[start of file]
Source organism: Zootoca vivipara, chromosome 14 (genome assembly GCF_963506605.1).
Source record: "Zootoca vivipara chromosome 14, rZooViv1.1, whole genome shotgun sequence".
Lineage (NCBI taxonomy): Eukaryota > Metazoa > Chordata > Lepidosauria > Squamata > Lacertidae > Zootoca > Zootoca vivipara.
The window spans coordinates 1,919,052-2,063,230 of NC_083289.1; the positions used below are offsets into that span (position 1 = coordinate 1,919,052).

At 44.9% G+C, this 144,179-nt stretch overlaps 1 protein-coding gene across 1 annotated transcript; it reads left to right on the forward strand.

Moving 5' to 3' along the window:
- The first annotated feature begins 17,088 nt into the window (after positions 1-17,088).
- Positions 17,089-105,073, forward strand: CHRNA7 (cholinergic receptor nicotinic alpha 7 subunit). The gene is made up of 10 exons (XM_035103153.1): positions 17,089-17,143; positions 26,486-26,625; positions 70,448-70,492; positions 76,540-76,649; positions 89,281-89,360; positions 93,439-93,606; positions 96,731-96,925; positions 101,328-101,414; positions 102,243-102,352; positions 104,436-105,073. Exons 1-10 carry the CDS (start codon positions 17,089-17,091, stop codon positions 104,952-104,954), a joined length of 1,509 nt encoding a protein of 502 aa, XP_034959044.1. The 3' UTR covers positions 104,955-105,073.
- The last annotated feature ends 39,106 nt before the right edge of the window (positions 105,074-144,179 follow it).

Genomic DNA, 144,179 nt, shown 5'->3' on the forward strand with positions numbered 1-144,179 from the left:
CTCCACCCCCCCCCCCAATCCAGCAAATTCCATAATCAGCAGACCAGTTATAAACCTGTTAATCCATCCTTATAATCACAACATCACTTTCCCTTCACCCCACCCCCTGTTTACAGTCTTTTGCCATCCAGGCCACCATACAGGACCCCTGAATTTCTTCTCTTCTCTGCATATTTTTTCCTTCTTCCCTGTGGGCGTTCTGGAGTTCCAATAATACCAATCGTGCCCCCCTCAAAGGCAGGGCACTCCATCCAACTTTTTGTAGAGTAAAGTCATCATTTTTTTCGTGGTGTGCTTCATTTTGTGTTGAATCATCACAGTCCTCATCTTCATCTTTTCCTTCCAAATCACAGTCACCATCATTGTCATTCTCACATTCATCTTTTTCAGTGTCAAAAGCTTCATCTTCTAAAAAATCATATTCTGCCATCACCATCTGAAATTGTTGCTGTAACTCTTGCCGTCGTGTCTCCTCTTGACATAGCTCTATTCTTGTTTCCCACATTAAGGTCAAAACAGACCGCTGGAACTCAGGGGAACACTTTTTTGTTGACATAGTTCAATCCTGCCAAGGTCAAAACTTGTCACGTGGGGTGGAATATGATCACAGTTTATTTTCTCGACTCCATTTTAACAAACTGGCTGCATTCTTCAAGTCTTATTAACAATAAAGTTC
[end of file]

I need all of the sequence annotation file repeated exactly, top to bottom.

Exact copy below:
Source organism: Zootoca vivipara, chromosome 14 (genome assembly GCF_963506605.1).
Source record: "Zootoca vivipara chromosome 14, rZooViv1.1, whole genome shotgun sequence".
Lineage (NCBI taxonomy): Eukaryota > Metazoa > Chordata > Lepidosauria > Squamata > Lacertidae > Zootoca > Zootoca vivipara.
The window spans coordinates 1,919,052-2,063,230 of NC_083289.1; the positions used below are offsets into that span (position 1 = coordinate 1,919,052).

At 44.9% G+C, this 144,179-nt stretch overlaps 1 protein-coding gene across 1 annotated transcript; it reads left to right on the forward strand.

Moving 5' to 3' along the window:
- The first annotated feature begins 17,088 nt into the window (after positions 1-17,088).
- Positions 17,089-105,073, forward strand: CHRNA7 (cholinergic receptor nicotinic alpha 7 subunit). The gene is made up of 10 exons (XM_035103153.1): positions 17,089-17,143; positions 26,486-26,625; positions 70,448-70,492; positions 76,540-76,649; positions 89,281-89,360; positions 93,439-93,606; positions 96,731-96,925; positions 101,328-101,414; positions 102,243-102,352; positions 104,436-105,073. Exons 1-10 carry the CDS (start codon positions 17,089-17,091, stop codon positions 104,952-104,954), a joined length of 1,509 nt encoding a protein of 502 aa, XP_034959044.1. The 3' UTR covers positions 104,955-105,073.
- The last annotated feature ends 39,106 nt before the right edge of the window (positions 105,074-144,179 follow it).

Genomic DNA, 144,179 nt, shown 5'->3' on the forward strand with positions numbered 1-144,179 from the left:
CTCCACCCCCCCCCCCAATCCAGCAAATTCCATAATCAGCAGACCAGTTATAAACCTGTTAATCCATCCTTATAATCACAACATCACTTTCCCTTCACCCCACCCCCTGTTTACAGTCTTTTGCCATCCAGGCCACCATACAGGACCCCTGAATTTCTTCTCTTCTCTGCATATTTTTTCCTTCTTCCCTGTGGGCGTTCTGGAGTTCCAATAATACCAATCGTGCCCCCCTCAAAGGCAGGGCACTCCATCCAACTTTTTGTAGAGTAAAGTCATCATTTTTTTCGTGGTGTGCTTCATTTTGTGTTGAATCATCACAGTCCTCATCTTCATCTTTTCCTTCCAAATCACAGTCACCATCATTGTCATTCTCACATTCATCTTTTTCAGTGTCAAAAGCTTCATCTTCTAAAAAATCATATTCTGCCATCACCATCTGAAATTGTTGCTGTAACTCTTGCCGTCGTGTCTCCTCTTGACATAGCTCTATTCTTGTTTCCCACATTAAGGTCAAAACAGACCGCTGGAACTCAGGGGAACACTTTTTTGTTGACATAGTTCAATCCTGCCAAGGTCAAAACTTGTCACGTGGGGTGGAATATGATCACAGTTTATTTTCTCGACTCCATTTTAACAAACTGGCTGCATTCTTCAAGTCTTATTAACAATAAAGTTC